ATLANTA — Georgia Gov. Nathan Deal says he has asked his agency heads to come up with contingency plans if federal leaders can't reach agreement to avoid the so-called "fiscal cliff."
Deal said he's not confident an agreement will be reached.
The state expects to contribute a portion of the lost federal dollars if agreement is not reached in Washington, Deal's spokesman Brian Robinson said. If no deal is reached, the state is planning to spend $24 million to "strategically target essential programs, such as those that represent a life or safety need for Georgians," Robinson said.
Going over the "fiscal cliff" would mean less academic support for at-risk schoolchildren and fewer meals for low-income seniors, among other repercussions for cuts in most federal programs.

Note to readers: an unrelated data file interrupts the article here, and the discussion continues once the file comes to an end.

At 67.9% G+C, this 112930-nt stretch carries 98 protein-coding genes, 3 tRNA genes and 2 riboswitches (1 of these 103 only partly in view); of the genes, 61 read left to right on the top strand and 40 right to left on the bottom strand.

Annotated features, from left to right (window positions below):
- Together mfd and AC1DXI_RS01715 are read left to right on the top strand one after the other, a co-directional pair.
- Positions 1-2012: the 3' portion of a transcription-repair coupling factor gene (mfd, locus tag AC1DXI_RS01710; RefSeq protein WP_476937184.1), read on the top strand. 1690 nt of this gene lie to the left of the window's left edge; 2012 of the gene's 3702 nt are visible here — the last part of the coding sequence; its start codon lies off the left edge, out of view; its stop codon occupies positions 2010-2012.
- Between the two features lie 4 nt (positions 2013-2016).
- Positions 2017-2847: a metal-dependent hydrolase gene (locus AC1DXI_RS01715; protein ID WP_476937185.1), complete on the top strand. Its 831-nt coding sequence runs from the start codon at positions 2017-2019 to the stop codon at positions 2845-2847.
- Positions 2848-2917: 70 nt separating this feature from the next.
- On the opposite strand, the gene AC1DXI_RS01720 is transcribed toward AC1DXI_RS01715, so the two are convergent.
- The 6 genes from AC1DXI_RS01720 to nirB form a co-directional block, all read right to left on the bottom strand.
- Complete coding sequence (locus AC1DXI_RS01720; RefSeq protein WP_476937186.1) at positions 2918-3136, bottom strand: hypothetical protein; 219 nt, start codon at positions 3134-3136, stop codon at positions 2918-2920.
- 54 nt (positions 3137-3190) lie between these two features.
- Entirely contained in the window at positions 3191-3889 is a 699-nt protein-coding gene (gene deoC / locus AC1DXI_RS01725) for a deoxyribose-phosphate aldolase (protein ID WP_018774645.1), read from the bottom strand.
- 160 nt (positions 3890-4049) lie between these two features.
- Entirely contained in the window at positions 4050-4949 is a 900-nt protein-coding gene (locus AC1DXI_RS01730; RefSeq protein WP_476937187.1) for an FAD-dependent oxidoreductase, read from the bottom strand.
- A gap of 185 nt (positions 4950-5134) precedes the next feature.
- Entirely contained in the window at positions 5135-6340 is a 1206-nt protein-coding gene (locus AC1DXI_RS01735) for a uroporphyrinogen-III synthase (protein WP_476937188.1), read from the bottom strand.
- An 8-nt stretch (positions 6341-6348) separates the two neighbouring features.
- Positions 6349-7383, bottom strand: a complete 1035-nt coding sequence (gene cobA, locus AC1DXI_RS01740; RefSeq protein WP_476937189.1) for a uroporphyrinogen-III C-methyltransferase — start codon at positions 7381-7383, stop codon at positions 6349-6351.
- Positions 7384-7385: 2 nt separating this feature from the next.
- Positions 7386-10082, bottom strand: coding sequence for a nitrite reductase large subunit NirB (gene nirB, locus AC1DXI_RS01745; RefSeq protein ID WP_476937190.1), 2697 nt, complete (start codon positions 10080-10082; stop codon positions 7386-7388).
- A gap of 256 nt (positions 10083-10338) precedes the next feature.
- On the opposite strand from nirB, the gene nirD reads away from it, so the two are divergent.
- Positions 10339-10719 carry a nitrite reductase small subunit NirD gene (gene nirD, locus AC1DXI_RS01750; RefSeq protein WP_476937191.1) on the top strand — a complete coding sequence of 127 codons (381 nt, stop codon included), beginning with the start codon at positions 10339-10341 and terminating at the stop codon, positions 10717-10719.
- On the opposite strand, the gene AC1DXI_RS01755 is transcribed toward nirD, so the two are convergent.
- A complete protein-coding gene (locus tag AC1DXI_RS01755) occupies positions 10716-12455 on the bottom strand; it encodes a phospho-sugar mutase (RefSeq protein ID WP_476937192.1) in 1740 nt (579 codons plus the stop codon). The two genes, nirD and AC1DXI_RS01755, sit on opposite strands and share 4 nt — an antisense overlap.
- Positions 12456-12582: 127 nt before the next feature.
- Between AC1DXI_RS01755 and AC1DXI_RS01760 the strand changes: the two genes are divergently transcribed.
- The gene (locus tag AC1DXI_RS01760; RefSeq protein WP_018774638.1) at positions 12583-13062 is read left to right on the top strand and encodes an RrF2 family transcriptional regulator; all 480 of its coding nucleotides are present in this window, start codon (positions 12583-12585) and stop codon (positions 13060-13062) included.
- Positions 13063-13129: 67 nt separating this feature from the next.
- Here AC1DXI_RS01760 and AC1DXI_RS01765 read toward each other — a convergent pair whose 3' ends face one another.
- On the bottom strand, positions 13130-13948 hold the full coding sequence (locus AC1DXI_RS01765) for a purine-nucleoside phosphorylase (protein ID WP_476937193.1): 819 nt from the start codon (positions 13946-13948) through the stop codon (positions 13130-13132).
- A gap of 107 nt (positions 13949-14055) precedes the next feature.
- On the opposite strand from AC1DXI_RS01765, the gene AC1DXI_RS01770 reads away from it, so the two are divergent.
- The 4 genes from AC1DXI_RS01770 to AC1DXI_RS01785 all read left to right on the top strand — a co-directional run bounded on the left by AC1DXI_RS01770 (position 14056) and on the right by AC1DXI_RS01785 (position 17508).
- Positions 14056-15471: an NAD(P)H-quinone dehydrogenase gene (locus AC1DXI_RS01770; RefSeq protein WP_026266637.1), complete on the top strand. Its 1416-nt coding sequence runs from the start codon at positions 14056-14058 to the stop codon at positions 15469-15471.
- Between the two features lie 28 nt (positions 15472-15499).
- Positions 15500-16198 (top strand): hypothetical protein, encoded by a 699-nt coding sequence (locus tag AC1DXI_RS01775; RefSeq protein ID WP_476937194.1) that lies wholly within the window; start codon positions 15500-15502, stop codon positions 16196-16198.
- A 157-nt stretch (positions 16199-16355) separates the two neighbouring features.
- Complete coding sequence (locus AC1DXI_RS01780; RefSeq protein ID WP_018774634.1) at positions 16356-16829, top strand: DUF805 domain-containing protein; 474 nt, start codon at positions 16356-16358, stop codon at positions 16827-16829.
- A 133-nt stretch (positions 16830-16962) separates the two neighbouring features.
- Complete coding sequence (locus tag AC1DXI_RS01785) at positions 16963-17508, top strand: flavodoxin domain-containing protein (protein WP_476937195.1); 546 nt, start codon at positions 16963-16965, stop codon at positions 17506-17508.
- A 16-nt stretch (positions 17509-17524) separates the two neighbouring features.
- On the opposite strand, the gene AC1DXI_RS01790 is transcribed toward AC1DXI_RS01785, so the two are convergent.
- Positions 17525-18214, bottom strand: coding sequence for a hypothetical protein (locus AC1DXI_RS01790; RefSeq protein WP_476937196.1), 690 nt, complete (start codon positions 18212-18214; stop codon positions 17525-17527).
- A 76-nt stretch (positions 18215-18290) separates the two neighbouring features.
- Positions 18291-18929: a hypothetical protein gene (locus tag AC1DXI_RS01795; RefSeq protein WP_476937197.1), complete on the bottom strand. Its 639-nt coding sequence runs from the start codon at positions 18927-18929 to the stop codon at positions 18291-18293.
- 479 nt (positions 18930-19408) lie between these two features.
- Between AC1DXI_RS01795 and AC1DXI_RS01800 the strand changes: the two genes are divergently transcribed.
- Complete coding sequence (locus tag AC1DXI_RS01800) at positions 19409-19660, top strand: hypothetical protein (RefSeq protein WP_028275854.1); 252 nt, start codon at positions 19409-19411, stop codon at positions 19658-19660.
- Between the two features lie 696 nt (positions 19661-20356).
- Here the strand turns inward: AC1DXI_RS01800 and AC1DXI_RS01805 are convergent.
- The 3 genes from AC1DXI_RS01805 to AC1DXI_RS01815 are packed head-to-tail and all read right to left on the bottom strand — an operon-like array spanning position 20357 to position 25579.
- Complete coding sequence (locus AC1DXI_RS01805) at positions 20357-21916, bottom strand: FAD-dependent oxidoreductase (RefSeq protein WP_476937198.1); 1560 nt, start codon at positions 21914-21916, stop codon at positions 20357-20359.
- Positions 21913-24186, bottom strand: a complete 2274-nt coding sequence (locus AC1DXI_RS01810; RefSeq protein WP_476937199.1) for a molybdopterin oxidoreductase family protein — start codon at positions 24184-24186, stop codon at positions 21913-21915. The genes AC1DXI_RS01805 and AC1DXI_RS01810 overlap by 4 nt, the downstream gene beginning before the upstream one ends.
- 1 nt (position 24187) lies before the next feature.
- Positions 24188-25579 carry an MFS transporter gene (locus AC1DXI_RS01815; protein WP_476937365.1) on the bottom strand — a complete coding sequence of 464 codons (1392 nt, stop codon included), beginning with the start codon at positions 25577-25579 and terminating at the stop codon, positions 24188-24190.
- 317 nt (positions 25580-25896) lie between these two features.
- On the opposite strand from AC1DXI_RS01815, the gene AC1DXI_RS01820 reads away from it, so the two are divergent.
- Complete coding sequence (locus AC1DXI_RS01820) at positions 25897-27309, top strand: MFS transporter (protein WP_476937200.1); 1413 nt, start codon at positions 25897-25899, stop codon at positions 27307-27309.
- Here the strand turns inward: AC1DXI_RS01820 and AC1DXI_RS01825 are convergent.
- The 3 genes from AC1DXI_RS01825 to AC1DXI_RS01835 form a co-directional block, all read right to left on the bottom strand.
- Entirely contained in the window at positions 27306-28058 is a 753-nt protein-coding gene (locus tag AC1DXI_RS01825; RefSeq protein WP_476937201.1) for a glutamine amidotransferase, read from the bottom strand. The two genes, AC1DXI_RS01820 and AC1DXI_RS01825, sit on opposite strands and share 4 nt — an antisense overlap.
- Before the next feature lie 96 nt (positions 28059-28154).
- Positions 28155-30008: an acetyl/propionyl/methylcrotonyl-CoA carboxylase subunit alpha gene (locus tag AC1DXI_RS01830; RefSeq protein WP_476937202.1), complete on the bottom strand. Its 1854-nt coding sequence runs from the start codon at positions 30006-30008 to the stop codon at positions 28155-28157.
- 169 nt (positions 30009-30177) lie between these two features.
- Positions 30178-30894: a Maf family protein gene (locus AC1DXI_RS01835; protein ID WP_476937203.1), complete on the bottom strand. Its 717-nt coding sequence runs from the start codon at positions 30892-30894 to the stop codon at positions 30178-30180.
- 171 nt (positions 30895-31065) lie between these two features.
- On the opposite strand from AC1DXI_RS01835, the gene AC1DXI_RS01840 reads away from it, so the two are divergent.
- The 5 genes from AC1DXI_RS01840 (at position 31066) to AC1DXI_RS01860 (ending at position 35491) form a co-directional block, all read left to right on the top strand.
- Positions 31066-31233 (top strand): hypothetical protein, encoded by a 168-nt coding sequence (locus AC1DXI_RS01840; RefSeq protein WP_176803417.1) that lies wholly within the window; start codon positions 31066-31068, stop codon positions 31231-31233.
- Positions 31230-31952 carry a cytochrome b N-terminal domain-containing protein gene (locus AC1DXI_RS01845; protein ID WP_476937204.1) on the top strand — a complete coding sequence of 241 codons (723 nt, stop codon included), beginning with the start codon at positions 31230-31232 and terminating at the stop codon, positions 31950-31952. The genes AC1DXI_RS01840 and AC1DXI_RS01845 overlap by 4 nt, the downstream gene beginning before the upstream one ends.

In Georgia, state agencies and local school boards are preparing for the likelihood that across-the-board cuts will go through at year's end as part of a package of expiring policy that includes several tax increases. With just three weeks until the tax hikes and spending cuts start taking effect, it's far from certain whether leaders in Washington can hammer out a deal.
"I am not confident at all," Deal said in a telephone interview. "I think we very well could go into a situation where the (George W. Bush-era) tax cuts expire and we go into the first of next year with increased rates and the rest of the issues not being resolved."
The cuts constitute a relatively small portion of Georgia's budget, which is $19.3 billion this year.
Robinson said more details will be provided when the governor's office releases its budget in January, and by then the state will likely have a better idea of what federal cuts are on the line.
The scheduled cuts due in January would remove $104 million from Georgia's coffers, posing a challenge in writing the fiscal 2014 budget. Local school districts would lose out on federal grant money. Under the Budget Control Act, most non-military federal programs face an 8.3 percent cut. Much of the military is scheduled for a 9.4 percent cut.